Historic houses are ubiquitous in rural New England towns, but don’t let the plethora of museums and historic farms distract from the area’s more unique offerings. Amherst College is home to the Beneski Museum of Natural History, displaying artifacts from Africa, Asia, and South America, as well as dinosaur fossils and rare geological specimens. There’s also a Yiddish Book Center in Amherst dedicated to telling Jewish history through Jewish books and educational programs.
College towns are typically synonymous with a robust art scene, and the Pioneer Valley is no different. Whether it’s the Hampshire College Art Gallery, which serves as an exhibition space for visual arts, Amherst College’s Mead Art Museum, or the Eric Carle Museum of Picture Book Art, the art scene in the Amherst area could hold its own even with that of Boston.
Festivals and events
The state’s biggest festivals aren’t just reserved for the Boston area. Particularly in the summer, the Pioneer Valley is home to festivals that alone make the trip worth it.
In May, you can look forward to the Paradise City Arts Festival to really kick off the summer. Paradise City produces an award-winning show of contemporary craft and fine art in Northampton, showcasing the work of some of the country’s most prominent craftsmen, including sculpture, ceramics, jewelry, painting, and art glass. If performance art is more your style, the Ko Festival of Performance takes place every summer at Amherst College. The festival is five weeks of original theater works created by artists according to a predetermined theme.
Also in June, Django in June celebrates the study and performance of Gypsy Jazz at Smith College with famed guitarist Django Reinhardt. The festival’s main event is the Django Camp, where musicians can immerse themselves in the jazz style under the instruction of international artists. The event caps off with a weekend of concerts at the Academy of Music and other smaller venues around town.
Arguably the most notable event in the area happens in September. The Three County Fair in Northampton is the oldest continuously operating agricultural fair in the country. In early September each year, over 50 acres of fairgrounds play host to livestock and agricultural contests, top musical entertainment, a fair museum, food vendors, demolition derbies, and a midway with rides and games.
This summer, many regularly scheduled festivals may be affected by the COVID-19 pandemic, so make sure to check the festival’s most updated information before planning your trip.
Ok, it’s finally time to lean into the Western Massachusetts stereotype of trees, trails, and miles of unspoiled nature. The area has an abundance of kayaking, hiking, skiing, and cycling to help you work off that post-Monkey Bar hangover. Miles of railroads have been converted into bike paths, making for a network of bike trails perfect for exploring the rural landscape.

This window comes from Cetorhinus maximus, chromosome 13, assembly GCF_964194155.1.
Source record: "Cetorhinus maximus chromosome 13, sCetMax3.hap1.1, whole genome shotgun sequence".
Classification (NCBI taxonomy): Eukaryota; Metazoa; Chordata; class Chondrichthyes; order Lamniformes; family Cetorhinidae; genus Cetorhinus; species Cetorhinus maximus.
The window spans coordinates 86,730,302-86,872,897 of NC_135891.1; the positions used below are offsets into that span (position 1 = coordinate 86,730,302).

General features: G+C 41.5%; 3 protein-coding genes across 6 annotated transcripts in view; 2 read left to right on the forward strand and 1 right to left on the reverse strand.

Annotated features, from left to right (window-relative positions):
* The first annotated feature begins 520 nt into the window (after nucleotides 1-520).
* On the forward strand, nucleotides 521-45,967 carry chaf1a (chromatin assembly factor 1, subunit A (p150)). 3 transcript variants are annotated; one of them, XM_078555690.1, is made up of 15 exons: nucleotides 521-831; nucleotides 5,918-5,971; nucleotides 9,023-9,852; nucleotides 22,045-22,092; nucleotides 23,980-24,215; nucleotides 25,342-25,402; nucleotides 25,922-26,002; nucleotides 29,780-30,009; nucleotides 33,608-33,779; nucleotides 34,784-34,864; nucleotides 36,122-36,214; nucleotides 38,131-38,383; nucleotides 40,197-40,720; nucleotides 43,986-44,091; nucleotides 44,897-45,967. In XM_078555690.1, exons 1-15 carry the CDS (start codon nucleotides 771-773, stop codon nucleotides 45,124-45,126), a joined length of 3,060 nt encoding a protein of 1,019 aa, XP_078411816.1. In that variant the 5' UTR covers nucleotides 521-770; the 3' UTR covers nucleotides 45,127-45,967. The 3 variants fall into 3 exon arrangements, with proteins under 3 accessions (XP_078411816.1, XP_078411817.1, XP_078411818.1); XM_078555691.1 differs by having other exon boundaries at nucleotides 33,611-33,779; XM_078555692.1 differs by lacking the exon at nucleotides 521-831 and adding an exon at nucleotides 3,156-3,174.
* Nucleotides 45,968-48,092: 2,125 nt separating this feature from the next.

Skinner State Park in Hadley has plenty of hiking trails with views of the Connecticut River Valley, as well as a self-guided geology walking tour. The nearby Holyoke Range, which actually extends from the Long Island Sound to the border of Vermont, is known for its Horse Caves and ledges found along the New England Scenic Trail that once served as the hiding place for the fighters of Shays’ Rebellion in 1897. If you’re looking to stay a bit closer to town, the Manhan Rail Trail connecting Northampton to Easthampton is a great way to experience the area’s towns by bike while also getting a dose of nature.
Even if you don’t have a boat, you can still rent one at the Oxbow Marina in Northampton and spend the day on the Connecticut River. You can also go tubing or just hang out and enjoy the view. If you’re visiting during June or July, make sure to catch the epic water ski shows every Friday night.
Those looking for some real adventure probably won’t mind driving just over a half-hour to Charlemont where you can go zip lining with Zoar Outdoor. Spend the day soaring through the Berkshire trees, enjoying views of the Deerfield River Valley and the northern Berkshires. Zoar lets you ride 11 different zip lines as part of the experience. If that’s not quite high enough above the ground for you, head 40 minutes west to Worthington and take a hot air balloon flight. Worthington Ballooning will bring you high above the fields, rivers, forests, and mountains of Western Massachusetts, giving you a dramatic perspective of the area’s natural beauty.
Anyone who’s been to the Pioneer Valley knows the area isn’t “just a college town,” and Western MA isn’t “just a bunch of farms.” It strikes the perfect balance between classic New England culture and history, outdoor adventure, and good old-fashioned nightlife. It’s a combo that hits as good as the Red Sox on their best day.